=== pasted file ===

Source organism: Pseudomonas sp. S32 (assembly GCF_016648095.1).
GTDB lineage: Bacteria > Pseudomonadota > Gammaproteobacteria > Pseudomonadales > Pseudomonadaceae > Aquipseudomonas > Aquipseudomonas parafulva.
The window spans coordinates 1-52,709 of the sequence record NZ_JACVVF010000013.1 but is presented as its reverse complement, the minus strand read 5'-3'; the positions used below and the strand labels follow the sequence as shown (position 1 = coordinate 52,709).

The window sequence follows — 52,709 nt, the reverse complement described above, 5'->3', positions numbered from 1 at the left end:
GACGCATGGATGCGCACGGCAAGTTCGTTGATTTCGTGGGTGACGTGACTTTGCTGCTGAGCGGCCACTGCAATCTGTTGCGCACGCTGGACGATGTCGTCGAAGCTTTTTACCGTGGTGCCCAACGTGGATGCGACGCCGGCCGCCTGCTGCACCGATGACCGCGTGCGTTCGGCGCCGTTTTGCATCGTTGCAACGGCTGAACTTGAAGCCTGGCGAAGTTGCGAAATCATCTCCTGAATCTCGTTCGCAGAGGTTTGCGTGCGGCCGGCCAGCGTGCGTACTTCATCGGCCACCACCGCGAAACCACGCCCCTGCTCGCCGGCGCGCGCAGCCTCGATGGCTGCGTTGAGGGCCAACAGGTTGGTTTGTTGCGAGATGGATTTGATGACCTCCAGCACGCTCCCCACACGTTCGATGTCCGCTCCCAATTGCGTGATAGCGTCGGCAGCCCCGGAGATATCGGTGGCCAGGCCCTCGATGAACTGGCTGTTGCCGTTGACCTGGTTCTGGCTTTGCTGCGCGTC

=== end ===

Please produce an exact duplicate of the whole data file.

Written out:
Source organism: Pseudomonas sp. S32 (assembly GCF_016648095.1).
GTDB lineage: Bacteria > Pseudomonadota > Gammaproteobacteria > Pseudomonadales > Pseudomonadaceae > Aquipseudomonas > Aquipseudomonas parafulva.
The window spans coordinates 1-52,709 of the sequence record NZ_JACVVF010000013.1 but is presented as its reverse complement, the minus strand read 5'-3'; the positions used below and the strand labels follow the sequence as shown (position 1 = coordinate 52,709).

The window sequence follows — 52,709 nt, the reverse complement described above, 5'->3', positions numbered from 1 at the left end:
GACGCATGGATGCGCACGGCAAGTTCGTTGATTTCGTGGGTGACGTGACTTTGCTGCTGAGCGGCCACTGCAATCTGTTGCGCACGCTGGACGATGTCGTCGAAGCTTTTTACCGTGGTGCCCAACGTGGATGCGACGCCGGCCGCCTGCTGCACCGATGACCGCGTGCGTTCGGCGCCGTTTTGCATCGTTGCAACGGCTGAACTTGAAGCCTGGCGAAGTTGCGAAATCATCTCCTGAATCTCGTTCGCAGAGGTTTGCGTGCGGCCGGCCAGCGTGCGTACTTCATCGGCCACCACCGCGAAACCACGCCCCTGCTCGCCGGCGCGCGCAGCCTCGATGGCTGCGTTGAGGGCCAACAGGTTGGTTTGTTGCGAGATGGATTTGATGACCTCCAGCACGCTCCCCACACGTTCGATGTCCGCTCCCAATTGCGTGATAGCGTCGGCAGCCCCGGAGATATCGGTGGCCAGGCCCTCGATGAACTGGCTGTTGCCGTTGACCTGGTTCTGGCTTTGCTGCGCGTC